As I’ve mentioned before, the class I’m curently in for the summer at UMKC is Internet and Direct Marketing. It is part of the slate of required courses for the Business Admin/Marketing degree I hope to complete in December. Going into the class I thought it would be an extraordinarily difficult class to teach given the fact that internet marketing is constantly changing and so few things seem to be working. Why have the class? Clearly, more and more people are moving online, the internet has driven global business and has been home to a countless number of small business owners. With ever advancing technologies, we can expect this trend to grow even further, perhaps even to 1984-Orwell dystopian type nature. So, with traditional media sources being replaced, the ability to influence people to buy or use certain goods or services (marketing) online is going to be central to all in our field.
Without consulting the book that we are going to use for class (Lorrie Thomas’ The McGraw Hill 36 Hour Course Online Marketing Amazon). Here are a couple of things that I found that work for marketing online:
1) Regular Content
Updating regularly, keeping lots of posts, staying in touch, whatever you want to call it, it has to be done. The internet age has shortened attention spans and memory. Like elementary school teachers you have to continually refresh the internet audience to keep your brand in their head. I’m not talking making Daily Awesomeness (Chive On!) but weekly at the least. Unless you hit it out of the ballpark with one great ad. But it can’t all be bland, you have to make sure it is
I was going to add a section about humor but this kind of covers it. In business schools all around the world, students are learning the holy phrase “Differentiation”. That is to identify and promote the thing that sets you apart, be it personally or for a business. Example: Wal-Mart is low prices, Lady Gaga’s “unique” styling, or Lebron James’ unbelievable regular seasons and ultimately lacking postseason performances. On the internet if it’s not unique, people will catch you on it every time. And while the copy cat strategy is somewhat effective, (personally I’m a huge fan of parody), it is a lagging strategy that doesn’t really advance the business unless you do it better than the original.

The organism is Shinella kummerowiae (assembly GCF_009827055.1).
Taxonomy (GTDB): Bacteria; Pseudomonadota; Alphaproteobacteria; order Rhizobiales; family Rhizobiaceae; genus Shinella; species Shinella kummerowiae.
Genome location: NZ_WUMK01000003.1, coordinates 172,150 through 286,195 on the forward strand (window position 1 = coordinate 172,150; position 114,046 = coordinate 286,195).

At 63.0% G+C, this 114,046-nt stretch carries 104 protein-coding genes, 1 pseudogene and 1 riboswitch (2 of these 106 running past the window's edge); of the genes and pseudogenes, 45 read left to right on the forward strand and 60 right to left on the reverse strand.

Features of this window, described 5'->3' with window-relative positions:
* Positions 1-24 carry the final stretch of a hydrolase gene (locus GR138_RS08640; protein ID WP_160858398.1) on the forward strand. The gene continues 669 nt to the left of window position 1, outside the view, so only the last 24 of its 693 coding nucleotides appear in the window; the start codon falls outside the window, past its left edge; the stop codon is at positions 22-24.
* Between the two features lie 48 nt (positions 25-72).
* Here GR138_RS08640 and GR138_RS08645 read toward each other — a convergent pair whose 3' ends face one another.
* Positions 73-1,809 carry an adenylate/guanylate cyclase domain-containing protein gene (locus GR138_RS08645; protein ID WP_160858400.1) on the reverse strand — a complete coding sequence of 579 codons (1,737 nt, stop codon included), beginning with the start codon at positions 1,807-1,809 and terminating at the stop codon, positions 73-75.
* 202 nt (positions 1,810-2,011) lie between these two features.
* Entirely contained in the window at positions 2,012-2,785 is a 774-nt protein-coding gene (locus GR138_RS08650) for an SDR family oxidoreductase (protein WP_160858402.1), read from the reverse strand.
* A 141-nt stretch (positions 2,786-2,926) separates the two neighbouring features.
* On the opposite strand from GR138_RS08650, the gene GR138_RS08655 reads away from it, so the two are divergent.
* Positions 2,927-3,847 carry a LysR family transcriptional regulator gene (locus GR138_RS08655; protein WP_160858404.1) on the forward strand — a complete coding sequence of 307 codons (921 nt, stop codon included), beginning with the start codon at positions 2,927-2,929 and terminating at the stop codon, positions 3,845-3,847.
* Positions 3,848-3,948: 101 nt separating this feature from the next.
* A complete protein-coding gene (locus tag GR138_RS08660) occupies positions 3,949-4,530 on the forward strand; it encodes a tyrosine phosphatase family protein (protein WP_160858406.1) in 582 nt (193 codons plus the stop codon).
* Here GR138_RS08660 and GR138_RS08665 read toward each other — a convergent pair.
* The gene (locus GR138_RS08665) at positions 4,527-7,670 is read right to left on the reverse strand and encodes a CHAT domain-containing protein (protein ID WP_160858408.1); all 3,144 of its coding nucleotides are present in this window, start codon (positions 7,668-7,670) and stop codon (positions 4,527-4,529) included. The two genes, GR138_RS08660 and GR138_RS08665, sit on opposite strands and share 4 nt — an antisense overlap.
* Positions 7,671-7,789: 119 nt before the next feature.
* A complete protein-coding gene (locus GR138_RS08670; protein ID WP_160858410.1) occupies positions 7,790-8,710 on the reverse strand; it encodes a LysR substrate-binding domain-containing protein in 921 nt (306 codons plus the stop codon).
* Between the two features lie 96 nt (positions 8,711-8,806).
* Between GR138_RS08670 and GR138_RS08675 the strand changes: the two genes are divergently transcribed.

I’m glad this class is not taking a case study approach to learning business. I despise case study. For those of you unfamiliar, a case study represents an in-depth analysis of a single event, individual, or group. For business schools, this generally means studying a business and a particular problem or industry issue. Examples of popular case studies: Netflix vs Blockbuster, Starbucks and premium coffee, Coca Cola and international relationships (branding). While case studies can open up new perspectives, give valuable research practice, and show practical applications to in-class learning topics, the way that they are presented in classrooms today forces very linear problem solving. By this I mean, students are not rewarded for creativity (an overall problem in US schools) and their ability to use the tools that they are being taught. Rather, currently methodology is programming students to respond to real-life business situations in a linear form, hoping to get a positive result by copying a similar case. This does not necessarily lead to failure and at least students are learning (in some situations) good steps to take, but ultimately it leads to the continuation of current (some say dated, some say inane) business practices. I believe that case study must be more properly presented in classrooms with educators learning appropriate situations to teach them and what real lessons the students should be taking away.
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